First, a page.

Monday, 19 April 2021

Roman Remains – Did the Saxons Use Them?

I suppose the first thing that springs to mind when we think about ‘what the Romans did for us’ is that they left some rather straight roads. Did the Anglo-Saxons use them? I’d say absolutely yes. Why would they not? Let’s work backwards here. 

With York being so important, not only to the Anglo-Saxons but then later to the ‘Vikings’ who had it as the centre of their kingdom, a road heading due south from York - Ermine Street - was bound to have seen heavy traffic, in particular, when Harold Godwinson marched his troops up to Stamford Bridge in 1066 and back down again to meet William of Normandy. Could he have moved his troops - men and horses - so quickly without using the Roman road (the most direct route)? And as fellow author Helen Hollick has pointed out, those roads must therefore have been well maintained. 

Another Roman road, Watling Street, was, famously, the line used to divide up the kingdom when Alfred the Great came to an agreement with Guthrum the Dane in the ninth century so, again, we have to assume it was still in use in the late ninth century if it was used as a boundary marker.

We have more certain and tantalising proof that the Roman roads were still in use though. In 2009 one of the most exciting finds to date was dug up in a field. This was the seventh-century Staffordshire Hoard and it’s surely no coincidence that it was found just off the A5, more usually known as Watling Street. Imagine the scene: whoever buried the hoard made a quick getaway along the old road, intending to come back at some point to retrieve it… (It’s a scenario I portrayed in Cometh the Hour.) 

The Staffordshire Hoard included many items - almost all of them military - inlaid with garnets, which brings me on to another aspect of Roman ‘remains’: jewels. From the seventh century on, for example, while glass beads remained popular, amethyst was incorporated, possibly from recycled Roman ornaments, but they were repurposed and worn strung lengthways with other beads, rather than dangling down, and pendants were also made from old Roman coins.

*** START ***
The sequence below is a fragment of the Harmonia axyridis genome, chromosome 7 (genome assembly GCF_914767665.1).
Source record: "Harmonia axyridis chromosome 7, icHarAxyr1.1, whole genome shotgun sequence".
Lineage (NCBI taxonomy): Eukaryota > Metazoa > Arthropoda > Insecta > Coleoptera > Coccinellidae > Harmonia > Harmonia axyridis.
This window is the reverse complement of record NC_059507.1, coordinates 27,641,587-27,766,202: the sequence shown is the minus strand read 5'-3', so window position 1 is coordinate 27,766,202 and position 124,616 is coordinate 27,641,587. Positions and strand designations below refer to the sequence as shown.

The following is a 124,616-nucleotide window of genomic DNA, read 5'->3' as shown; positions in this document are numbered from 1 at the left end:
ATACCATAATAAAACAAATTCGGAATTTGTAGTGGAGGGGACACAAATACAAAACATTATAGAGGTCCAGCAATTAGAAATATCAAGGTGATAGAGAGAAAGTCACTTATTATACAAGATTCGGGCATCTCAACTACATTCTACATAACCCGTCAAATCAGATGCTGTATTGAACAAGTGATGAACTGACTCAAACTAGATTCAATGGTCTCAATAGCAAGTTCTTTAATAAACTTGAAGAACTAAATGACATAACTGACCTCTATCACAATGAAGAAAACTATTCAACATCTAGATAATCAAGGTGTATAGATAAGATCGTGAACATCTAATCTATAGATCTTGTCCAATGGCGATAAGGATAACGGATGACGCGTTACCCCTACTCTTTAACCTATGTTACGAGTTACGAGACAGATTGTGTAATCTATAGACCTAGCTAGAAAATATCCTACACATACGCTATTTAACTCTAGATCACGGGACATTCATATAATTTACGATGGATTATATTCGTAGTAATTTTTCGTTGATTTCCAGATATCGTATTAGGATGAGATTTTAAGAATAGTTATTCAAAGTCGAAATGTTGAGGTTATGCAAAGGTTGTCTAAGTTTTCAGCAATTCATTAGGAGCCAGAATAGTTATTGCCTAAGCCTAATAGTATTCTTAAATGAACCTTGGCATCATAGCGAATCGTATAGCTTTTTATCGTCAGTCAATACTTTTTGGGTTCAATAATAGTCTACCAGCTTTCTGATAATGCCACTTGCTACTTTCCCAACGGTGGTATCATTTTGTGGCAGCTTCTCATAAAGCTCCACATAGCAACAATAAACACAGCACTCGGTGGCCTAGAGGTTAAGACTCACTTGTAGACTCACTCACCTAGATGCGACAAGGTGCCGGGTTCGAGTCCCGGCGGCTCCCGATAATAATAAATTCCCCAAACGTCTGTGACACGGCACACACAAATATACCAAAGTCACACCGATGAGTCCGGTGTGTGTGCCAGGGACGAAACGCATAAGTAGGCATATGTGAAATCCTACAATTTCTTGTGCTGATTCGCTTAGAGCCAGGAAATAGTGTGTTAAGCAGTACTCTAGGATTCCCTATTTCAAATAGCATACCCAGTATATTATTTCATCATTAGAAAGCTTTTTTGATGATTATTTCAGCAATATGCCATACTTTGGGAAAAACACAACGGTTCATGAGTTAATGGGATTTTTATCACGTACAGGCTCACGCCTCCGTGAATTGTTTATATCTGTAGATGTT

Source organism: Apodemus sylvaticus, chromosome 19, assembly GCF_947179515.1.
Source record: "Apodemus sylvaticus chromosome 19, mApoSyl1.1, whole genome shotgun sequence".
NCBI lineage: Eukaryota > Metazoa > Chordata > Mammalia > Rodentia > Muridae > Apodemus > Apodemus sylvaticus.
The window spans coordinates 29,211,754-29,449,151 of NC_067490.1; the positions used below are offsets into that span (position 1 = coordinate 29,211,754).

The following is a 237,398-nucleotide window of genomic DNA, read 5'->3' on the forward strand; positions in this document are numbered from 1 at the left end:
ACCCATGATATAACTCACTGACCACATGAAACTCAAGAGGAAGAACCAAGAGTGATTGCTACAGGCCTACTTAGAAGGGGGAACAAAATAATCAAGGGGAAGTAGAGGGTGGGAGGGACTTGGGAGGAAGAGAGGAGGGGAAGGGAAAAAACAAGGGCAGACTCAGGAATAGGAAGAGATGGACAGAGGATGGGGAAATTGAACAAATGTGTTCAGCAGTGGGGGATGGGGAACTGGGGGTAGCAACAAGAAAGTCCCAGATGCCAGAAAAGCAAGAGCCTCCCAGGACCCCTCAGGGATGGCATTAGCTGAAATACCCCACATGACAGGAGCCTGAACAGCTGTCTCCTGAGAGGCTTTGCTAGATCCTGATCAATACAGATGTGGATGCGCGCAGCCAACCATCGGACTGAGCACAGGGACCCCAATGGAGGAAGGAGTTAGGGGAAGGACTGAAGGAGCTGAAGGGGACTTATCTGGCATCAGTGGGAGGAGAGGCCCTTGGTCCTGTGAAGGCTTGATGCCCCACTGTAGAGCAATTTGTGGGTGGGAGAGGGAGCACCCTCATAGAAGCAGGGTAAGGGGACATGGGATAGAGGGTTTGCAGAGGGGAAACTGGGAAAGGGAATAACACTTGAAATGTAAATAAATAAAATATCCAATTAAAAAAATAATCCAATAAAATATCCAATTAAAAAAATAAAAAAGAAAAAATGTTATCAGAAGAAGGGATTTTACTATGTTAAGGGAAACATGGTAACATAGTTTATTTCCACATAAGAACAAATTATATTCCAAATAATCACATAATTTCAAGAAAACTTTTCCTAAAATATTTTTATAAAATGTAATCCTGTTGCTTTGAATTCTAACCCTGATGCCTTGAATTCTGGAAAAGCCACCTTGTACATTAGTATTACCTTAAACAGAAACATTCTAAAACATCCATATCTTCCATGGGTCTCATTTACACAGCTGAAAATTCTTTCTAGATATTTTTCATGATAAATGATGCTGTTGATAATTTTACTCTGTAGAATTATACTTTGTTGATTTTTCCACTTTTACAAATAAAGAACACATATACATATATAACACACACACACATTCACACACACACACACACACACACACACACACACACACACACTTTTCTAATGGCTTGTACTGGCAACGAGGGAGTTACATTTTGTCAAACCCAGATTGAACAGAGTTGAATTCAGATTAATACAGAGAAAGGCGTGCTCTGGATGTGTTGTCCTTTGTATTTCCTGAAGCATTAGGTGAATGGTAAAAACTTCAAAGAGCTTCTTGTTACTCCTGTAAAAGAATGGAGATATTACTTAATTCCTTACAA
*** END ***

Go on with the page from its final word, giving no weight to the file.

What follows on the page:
Staffordshire Hoard - Image Credit

What else did the Anglo-Saxons upcycle?

They didn’t, on the whole, reuse the domestic buildings. If the buildings were in poor repair, why did they not rebuild? They certainly knew how to build, so that wasn’t the issue. Reconstructions, such as those at West Stow, and the excavation of great halls such as Yeavering, show that they were not incompetent builders. Tacitus said that none of the Germanic tribes on the continent lived in walled cities, so it’s more likely that the Anglo-Saxons preferred to live in buildings that kept them feeling close to the natural world. I also think that affected the way they communicated. Their lifestyle was one of community gatherings, of feasts in great halls, with many folk sleeping on benches or on the floor of the halls once the food and tables had been cleared away. It was where they exchanged stories, gifts, and heard songs and poems performed.